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Feel the Antares rocket explosion in close-up, lens-shattering footage

New video footage from October's accidental explosion of an Antares rocket shows the intense force felt at the launch pad.

Eric Mack Contributing Editor
Contributing editor Eric Mack covers space, science, climate change and all things futuristic. His encrypted email for tips is ericcmack@protonmail.com.
Eric Mack

Footage of the blast a few seconds after launch. Video screenshot by Eric Mack/CNET

The first stage of an Antares rocket puts out hundreds of thousands of pounds of force to overcome gravity and lift its payload up into space. Now imagine taking all the potential energy stored in the rocket's fuel that allows it to perform this impressive feat and lighting it all at once. What would it feel like to have a front row seat for an explosion of that magnitude?

The below video answers the question in bone-jarring detail. The footage shot from multiple angles just beyond the launch pad comes from launch photographers from Zero-G News and AmericaSpace.com who just recently were able to retrieve their equipment and footage from the site of the Orbital Sciences Corp. unmanned Antares rocket explosion on the Wallops Island, Va., flight facility.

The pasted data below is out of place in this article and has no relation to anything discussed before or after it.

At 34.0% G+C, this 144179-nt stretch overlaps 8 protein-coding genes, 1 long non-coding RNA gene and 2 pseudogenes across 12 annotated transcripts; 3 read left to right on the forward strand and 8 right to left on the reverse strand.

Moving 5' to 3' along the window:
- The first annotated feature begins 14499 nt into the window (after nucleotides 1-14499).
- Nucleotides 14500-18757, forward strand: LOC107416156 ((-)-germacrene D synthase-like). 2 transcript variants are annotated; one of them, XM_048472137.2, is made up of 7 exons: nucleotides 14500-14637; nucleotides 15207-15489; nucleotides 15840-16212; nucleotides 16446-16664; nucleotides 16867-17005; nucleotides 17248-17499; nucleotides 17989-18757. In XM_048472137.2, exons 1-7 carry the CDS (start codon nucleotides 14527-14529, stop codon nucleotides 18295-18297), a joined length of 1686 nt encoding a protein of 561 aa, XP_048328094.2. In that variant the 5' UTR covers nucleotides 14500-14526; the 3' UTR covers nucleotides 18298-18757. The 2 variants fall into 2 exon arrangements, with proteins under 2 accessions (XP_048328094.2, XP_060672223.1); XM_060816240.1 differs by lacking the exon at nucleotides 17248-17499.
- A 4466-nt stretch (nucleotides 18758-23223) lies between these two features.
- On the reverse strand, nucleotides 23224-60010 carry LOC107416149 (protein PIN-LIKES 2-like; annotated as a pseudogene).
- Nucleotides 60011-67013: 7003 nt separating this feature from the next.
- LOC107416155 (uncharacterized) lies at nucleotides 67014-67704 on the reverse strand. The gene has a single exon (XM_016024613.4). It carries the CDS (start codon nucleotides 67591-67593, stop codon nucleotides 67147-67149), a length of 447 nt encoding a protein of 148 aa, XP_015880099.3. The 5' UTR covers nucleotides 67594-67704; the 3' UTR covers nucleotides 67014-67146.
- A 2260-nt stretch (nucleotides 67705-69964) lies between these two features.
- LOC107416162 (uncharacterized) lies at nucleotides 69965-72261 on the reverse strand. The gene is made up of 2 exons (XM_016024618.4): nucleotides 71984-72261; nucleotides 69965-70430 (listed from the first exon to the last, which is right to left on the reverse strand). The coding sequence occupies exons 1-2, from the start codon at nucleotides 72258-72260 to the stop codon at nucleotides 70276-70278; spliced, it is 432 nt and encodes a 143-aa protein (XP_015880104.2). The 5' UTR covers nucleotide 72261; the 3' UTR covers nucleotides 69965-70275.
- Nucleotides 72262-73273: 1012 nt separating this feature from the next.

Something clearly goes wrong a few seconds after lift-off, but it's a few seconds after that, when the rocket hits the ground, causing a second explosion strong enough to crack the lens of one of the cameras, that you can almost feel the force of the shock wave watching this footage.

No one was injured in the mishap involving the unmanned rocket on October 28 in which engine failure is suspected as the cause, although damage was done to the launch facility. The site had been locked down for an investigation, which is why the photographers were only able to retrieve this footage now. Check it out below for a graphic illustration of the high stakes involved in space exploration.